GROUP BY SUBSTR(distributiontest.s, LENGTH(distributiontest.s) - 1, 2)
    
    Last 2 digits of useridNumber of occurrences
    0024664
    0124255
    0224482
    0324369
    0424425
    0524737
    0624333
    0724517
    0824369
    0924305
    1024476
    ......
    4124632
    ......
    9924352
  4. References

    To sample x% of the total population, here are some example functions you can use.

    Sampling PercentageExample Function
    0.1%SUBSTR(s, LENGTH(s) - 2, 3) = 111
    1%SUBSTR(s, LENGTH(s) - 1, 2) = 11
    25%SUBSTR(s, LENGTH(s) - 1, 2) between 11 and 35
  5. Sampling Use Cases

    • For extracting user data from a percentage of the user population for post data processing in R or other statistical programs.
    • Queries that contain inner queries which in return requires multiple map reduce steps. For example, we wanted to know the total time spent for all users, we can sample 25% of the total population and multiple the result by 4. For this query we have to first gather the timestamps for each user from multiple tables in an inner query and aggregate the total time spent per user from the outer query using the UDF kt_sessions. Performing a sampling on the inner query will ensure that we are selecting only a percentage of the data from the beginning. This will significantly speed up the entire query.

Common Mistakes


Mistake #1: GROUP BY and Aggregate Functions

Imagine we have the following table and query, and we would like to find out how much revenue each user has generated. (s is the user ID and v is the value of transaction)

svutc_timestamp
110001234
120002345
210001234
210004567
SELECT s, SUM(v), utc_timestamp 
FROM demo_mtu

The above query will result in a syntax error. We could fix this by adding a GROUP BY clause. We might try the following:

SELECT s, SUM(v), utc_timestamp 
FROM demo_mtu
GROUP BY s

Unfortunately, this still results in an error.

Let's explain why by looking at user s = 1. The question then becomes, what to do with the two utc_timestamps? Should we take the minimum? The maximum? A random one? The first one it sees, or both? This is the reason for the syntax error. To fix this, we need to specify what we want to do with the columns that are not being aggregated. For this query, it would make the most sense to group by s (to see the total revenue of each user) and then to MIN the utc_timestamp to see the first monetization event of that user.

SELECT s, SUM(v), MIN(utc_timestamp) as first_purchase 
FROM demo_mtu 
GROUP BY s

Resulting Table

svutc_timestamp
130001234
220001234

Mistake #2: Cannot Group by Alias

Incorrect Query

In Hive QL, we cannot use an alias to refer to a column in a GROUP BY clause. Instead, we must use the actual function.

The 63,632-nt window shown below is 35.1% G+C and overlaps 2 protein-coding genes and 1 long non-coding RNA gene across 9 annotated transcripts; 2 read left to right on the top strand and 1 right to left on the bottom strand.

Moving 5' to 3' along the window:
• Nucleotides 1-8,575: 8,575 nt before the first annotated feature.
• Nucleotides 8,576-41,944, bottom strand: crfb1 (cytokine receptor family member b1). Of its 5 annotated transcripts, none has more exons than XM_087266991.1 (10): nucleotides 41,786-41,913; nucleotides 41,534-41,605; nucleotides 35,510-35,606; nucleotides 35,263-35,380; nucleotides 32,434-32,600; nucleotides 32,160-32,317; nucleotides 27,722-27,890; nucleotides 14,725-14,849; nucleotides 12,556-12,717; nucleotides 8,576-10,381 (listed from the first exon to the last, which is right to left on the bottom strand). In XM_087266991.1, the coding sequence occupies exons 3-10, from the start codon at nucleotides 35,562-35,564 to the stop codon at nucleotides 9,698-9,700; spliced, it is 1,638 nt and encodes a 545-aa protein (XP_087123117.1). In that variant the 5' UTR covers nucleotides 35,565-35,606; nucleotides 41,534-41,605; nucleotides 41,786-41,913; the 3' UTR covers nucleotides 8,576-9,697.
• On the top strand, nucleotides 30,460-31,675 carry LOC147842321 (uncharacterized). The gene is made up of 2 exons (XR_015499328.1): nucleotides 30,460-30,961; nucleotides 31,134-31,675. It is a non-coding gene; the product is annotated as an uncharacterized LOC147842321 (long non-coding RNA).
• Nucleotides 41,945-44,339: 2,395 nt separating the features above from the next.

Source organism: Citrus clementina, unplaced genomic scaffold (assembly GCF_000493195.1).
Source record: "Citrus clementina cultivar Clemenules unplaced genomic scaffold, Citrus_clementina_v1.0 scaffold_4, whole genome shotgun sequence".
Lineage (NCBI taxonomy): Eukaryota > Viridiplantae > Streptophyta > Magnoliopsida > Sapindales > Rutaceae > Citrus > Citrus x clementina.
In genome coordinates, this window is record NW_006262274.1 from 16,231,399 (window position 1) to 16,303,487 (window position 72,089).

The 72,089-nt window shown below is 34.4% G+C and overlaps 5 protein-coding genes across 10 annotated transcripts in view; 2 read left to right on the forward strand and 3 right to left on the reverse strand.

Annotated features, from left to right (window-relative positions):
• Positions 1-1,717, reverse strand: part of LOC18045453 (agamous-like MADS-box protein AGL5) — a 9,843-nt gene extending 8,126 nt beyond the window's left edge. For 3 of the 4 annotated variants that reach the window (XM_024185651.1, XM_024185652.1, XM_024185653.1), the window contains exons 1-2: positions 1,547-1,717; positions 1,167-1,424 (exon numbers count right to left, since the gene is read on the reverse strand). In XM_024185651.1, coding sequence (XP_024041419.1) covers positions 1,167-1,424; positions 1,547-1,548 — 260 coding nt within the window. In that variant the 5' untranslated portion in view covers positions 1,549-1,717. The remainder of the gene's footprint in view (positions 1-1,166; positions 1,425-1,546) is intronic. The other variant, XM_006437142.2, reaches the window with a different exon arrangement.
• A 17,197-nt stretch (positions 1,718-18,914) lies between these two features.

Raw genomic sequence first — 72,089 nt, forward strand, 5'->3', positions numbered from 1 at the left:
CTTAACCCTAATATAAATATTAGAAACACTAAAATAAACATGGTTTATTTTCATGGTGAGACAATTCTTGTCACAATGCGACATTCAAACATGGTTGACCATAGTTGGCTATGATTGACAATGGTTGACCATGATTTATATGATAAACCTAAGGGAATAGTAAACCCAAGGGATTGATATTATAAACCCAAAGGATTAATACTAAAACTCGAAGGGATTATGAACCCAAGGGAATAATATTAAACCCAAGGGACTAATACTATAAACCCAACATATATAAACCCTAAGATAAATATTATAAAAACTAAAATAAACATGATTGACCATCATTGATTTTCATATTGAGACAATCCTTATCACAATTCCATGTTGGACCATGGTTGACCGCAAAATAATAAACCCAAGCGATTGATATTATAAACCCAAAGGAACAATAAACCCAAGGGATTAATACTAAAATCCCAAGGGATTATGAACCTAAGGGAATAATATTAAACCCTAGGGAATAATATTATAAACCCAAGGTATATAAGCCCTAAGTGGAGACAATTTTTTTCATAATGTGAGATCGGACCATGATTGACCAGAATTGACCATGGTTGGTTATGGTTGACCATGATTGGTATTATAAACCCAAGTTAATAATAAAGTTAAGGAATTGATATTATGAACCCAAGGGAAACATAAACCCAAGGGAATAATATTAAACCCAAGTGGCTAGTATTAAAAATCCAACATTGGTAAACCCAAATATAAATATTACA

SELECT FROM_UNIXTIME(utc_timestamp, 'yyyy-MM-dd') as day, SUM(v) as total_revenue
FROM demo_mtu mtu
WHERE month = 201302
GROUP BY day

Query Error Message

FAILED: Error in semantic analysis: Line 4:9 Invalid table alias or column reference day

The error in the above query is in the GROUP BY clause. If you want to group by a column, you have to use the column name and not the alias.

Correct Query

SELECT FROM_UNIXTIME(utc_timestamp, 'yyyy-MM-dd') as day, SUM(v) as total_revenue
FROM demo_mtu mtu
WHERE month = 201302
GROUP BY FROM_UNIXTIME(utc_timestamp, 'yyyy-MM-dd')

Differences Between SQL/Hive QL


Aliasing Syntax

SQL Syntax

SELECT apa.s 
FROM demo_apa AS apa

The above query is how you would alias in SQL. However, Hive QL does not use AS to alias a table:

HQL Syntax

SELECT apa.s 
FROM demo_apa apa

LEFT OUTER JOIN instead of EXCEPT or NOT IN

Assume that we have a flight booking application: we want to identify the users who have signed up through our app, and determine the average amount of money spent by a typical registered user. However, our application has a few registered users that have purchased more than three flights in the past 12 months, also known as frequent fliers. We want to exclude frequent fliers from our query, as they aren’t representative of a typical user.

To achieve this metric, you would instrument the following:

  • Send an APA message when a user signs up
  • Then send a MTU call when a registered user makes a purchase

If you were going to use the Upsight Analytics schema to try to write this in SQL instead of Hive, you might try the following:

SELECT SUM(v)/COUNT(DISTINCT (s))
FROM demo_mtu
WHERE month = 201107 AND s NOT IN
(
SELECT purchase_history.s
FROM(
    SELECT s, count(*) as purchase_count
    FROM demo_mtu
    WHERE month = 201107
    GROUP BY s )purchase_history
WHERE purchase_history.purchase_count > 3)

However, the NOT IN clause is not supported in HIVE. To get around this, we can use the LEFT OUTER JOIN clause like in the following example:

SELECT all_purchases.s AS userid,all_purchases.v AS revenue,CASE WHEN frequent_buyer.s is NULL THEN "no" ELSE "yes" END AS if_frequent_flyer
FROM
    (SELECT s,v
    FROM demo_mtu
    WHERE month = 201107)all_purchases
    LEFT OUTER JOIN
    (
    SELECT purchase_history.s
    FROM(
        SELECT s, count(*) as purchase_count
        FROM demo_mtu
        WHERE month = 201107
        GROUP BY s )purchase_history
    WHERE purchase_history.purchase_count >= 3)frequent_buyer
    ON all_purchases.s=frequent_buyer.s

This query would yield the following sample return:

#useridrevenueif_frequent_flyer
11000000000011500no
210000000000120no
31000000000221500yes
41000000000221500yes
51000000000221500yes
61000000000221500yes
101000000000501500no
1110000000000820no
12100000000600400no
131330045555591500yes